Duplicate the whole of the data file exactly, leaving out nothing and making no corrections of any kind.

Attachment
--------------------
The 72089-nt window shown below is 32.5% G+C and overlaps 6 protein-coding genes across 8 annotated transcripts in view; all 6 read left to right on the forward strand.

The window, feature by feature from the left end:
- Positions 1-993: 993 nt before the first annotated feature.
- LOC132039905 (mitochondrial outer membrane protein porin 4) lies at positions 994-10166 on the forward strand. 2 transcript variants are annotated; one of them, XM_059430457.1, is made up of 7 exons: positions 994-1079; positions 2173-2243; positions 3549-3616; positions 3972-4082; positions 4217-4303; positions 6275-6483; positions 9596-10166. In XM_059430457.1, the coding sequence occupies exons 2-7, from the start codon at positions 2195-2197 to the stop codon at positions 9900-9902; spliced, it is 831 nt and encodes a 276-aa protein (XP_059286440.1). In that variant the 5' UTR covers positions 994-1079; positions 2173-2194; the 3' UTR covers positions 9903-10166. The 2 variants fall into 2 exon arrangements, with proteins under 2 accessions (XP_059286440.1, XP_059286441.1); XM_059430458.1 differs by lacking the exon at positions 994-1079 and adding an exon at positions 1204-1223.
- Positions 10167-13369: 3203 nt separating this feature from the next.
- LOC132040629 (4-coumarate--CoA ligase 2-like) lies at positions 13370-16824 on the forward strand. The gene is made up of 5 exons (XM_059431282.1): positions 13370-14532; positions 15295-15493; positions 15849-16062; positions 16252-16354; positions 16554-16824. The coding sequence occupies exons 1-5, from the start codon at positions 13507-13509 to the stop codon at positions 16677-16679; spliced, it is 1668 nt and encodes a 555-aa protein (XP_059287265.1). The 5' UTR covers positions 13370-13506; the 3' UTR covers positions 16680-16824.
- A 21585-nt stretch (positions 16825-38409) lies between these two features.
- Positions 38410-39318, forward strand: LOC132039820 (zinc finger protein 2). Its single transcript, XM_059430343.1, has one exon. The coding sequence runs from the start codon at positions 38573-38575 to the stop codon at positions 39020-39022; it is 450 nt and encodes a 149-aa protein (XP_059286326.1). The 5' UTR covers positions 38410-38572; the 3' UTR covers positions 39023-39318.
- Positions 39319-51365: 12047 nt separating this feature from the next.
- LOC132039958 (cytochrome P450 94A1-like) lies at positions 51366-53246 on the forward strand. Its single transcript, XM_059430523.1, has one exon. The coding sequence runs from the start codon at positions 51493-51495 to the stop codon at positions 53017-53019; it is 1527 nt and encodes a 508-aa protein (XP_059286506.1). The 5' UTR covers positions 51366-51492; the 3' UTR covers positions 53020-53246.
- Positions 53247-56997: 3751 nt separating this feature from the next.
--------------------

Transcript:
The 72089-nt window shown below is 32.5% G+C and overlaps 6 protein-coding genes across 8 annotated transcripts in view; all 6 read left to right on the forward strand.

The window, feature by feature from the left end:
- Positions 1-993: 993 nt before the first annotated feature.
- LOC132039905 (mitochondrial outer membrane protein porin 4) lies at positions 994-10166 on the forward strand. 2 transcript variants are annotated; one of them, XM_059430457.1, is made up of 7 exons: positions 994-1079; positions 2173-2243; positions 3549-3616; positions 3972-4082; positions 4217-4303; positions 6275-6483; positions 9596-10166. In XM_059430457.1, the coding sequence occupies exons 2-7, from the start codon at positions 2195-2197 to the stop codon at positions 9900-9902; spliced, it is 831 nt and encodes a 276-aa protein (XP_059286440.1). In that variant the 5' UTR covers positions 994-1079; positions 2173-2194; the 3' UTR covers positions 9903-10166. The 2 variants fall into 2 exon arrangements, with proteins under 2 accessions (XP_059286440.1, XP_059286441.1); XM_059430458.1 differs by lacking the exon at positions 994-1079 and adding an exon at positions 1204-1223.
- Positions 10167-13369: 3203 nt separating this feature from the next.
- LOC132040629 (4-coumarate--CoA ligase 2-like) lies at positions 13370-16824 on the forward strand. The gene is made up of 5 exons (XM_059431282.1): positions 13370-14532; positions 15295-15493; positions 15849-16062; positions 16252-16354; positions 16554-16824. The coding sequence occupies exons 1-5, from the start codon at positions 13507-13509 to the stop codon at positions 16677-16679; spliced, it is 1668 nt and encodes a 555-aa protein (XP_059287265.1). The 5' UTR covers positions 13370-13506; the 3' UTR covers positions 16680-16824.
- A 21585-nt stretch (positions 16825-38409) lies between these two features.
- Positions 38410-39318, forward strand: LOC132039820 (zinc finger protein 2). Its single transcript, XM_059430343.1, has one exon. The coding sequence runs from the start codon at positions 38573-38575 to the stop codon at positions 39020-39022; it is 450 nt and encodes a 149-aa protein (XP_059286326.1). The 5' UTR covers positions 38410-38572; the 3' UTR covers positions 39023-39318.
- Positions 39319-51365: 12047 nt separating this feature from the next.
- LOC132039958 (cytochrome P450 94A1-like) lies at positions 51366-53246 on the forward strand. Its single transcript, XM_059430523.1, has one exon. The coding sequence runs from the start codon at positions 51493-51495 to the stop codon at positions 53017-53019; it is 1527 nt and encodes a 508-aa protein (XP_059286506.1). The 5' UTR covers positions 51366-51492; the 3' UTR covers positions 53020-53246.
- Positions 53247-56997: 3751 nt separating this feature from the next.